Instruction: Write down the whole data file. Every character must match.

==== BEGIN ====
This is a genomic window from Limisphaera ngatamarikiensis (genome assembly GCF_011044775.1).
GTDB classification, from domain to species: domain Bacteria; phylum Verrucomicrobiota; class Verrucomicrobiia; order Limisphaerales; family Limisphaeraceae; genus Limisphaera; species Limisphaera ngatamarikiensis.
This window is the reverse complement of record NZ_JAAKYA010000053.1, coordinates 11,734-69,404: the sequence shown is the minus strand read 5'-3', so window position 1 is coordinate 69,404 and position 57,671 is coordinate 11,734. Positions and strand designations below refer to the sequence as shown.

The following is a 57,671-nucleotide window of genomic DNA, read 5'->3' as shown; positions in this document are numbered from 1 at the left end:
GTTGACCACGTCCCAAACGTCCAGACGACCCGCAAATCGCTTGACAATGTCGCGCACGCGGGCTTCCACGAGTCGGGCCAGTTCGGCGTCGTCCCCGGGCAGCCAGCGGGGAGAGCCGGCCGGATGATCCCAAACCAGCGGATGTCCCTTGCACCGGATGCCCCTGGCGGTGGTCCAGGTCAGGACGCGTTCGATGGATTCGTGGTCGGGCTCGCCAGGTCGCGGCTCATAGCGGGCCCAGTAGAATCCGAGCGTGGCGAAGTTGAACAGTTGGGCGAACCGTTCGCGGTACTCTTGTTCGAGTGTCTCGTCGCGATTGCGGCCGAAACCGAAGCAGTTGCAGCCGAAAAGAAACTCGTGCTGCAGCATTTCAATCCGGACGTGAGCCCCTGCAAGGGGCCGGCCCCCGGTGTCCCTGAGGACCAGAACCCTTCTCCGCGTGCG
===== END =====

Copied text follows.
This is a genomic window from Limisphaera ngatamarikiensis (genome assembly GCF_011044775.1).
GTDB classification, from domain to species: domain Bacteria; phylum Verrucomicrobiota; class Verrucomicrobiia; order Limisphaerales; family Limisphaeraceae; genus Limisphaera; species Limisphaera ngatamarikiensis.
This window is the reverse complement of record NZ_JAAKYA010000053.1, coordinates 11,734-69,404: the sequence shown is the minus strand read 5'-3', so window position 1 is coordinate 69,404 and position 57,671 is coordinate 11,734. Positions and strand designations below refer to the sequence as shown.

The following is a 57,671-nucleotide window of genomic DNA, read 5'->3' as shown; positions in this document are numbered from 1 at the left end:
GTTGACCACGTCCCAAACGTCCAGACGACCCGCAAATCGCTTGACAATGTCGCGCACGCGGGCTTCCACGAGTCGGGCCAGTTCGGCGTCGTCCCCGGGCAGCCAGCGGGGAGAGCCGGCCGGATGATCCCAAACCAGCGGATGTCCCTTGCACCGGATGCCCCTGGCGGTGGTCCAGGTCAGGACGCGTTCGATGGATTCGTGGTCGGGCTCGCCAGGTCGCGGCTCATAGCGGGCCCAGTAGAATCCGAGCGTGGCGAAGTTGAACAGTTGGGCGAACCGTTCGCGGTACTCTTGTTCGAGTGTCTCGTCGCGATTGCGGCCGAAACCGAAGCAGTTGCAGCCGAAAAGAAACTCGTGCTGCAGCATTTCAATCCGGACGTGAGCCCCTGCAAGGGGCCGGCCCCCGGTGTCCCTGAGGACCAGAACCCTTCTCCGCGTGCG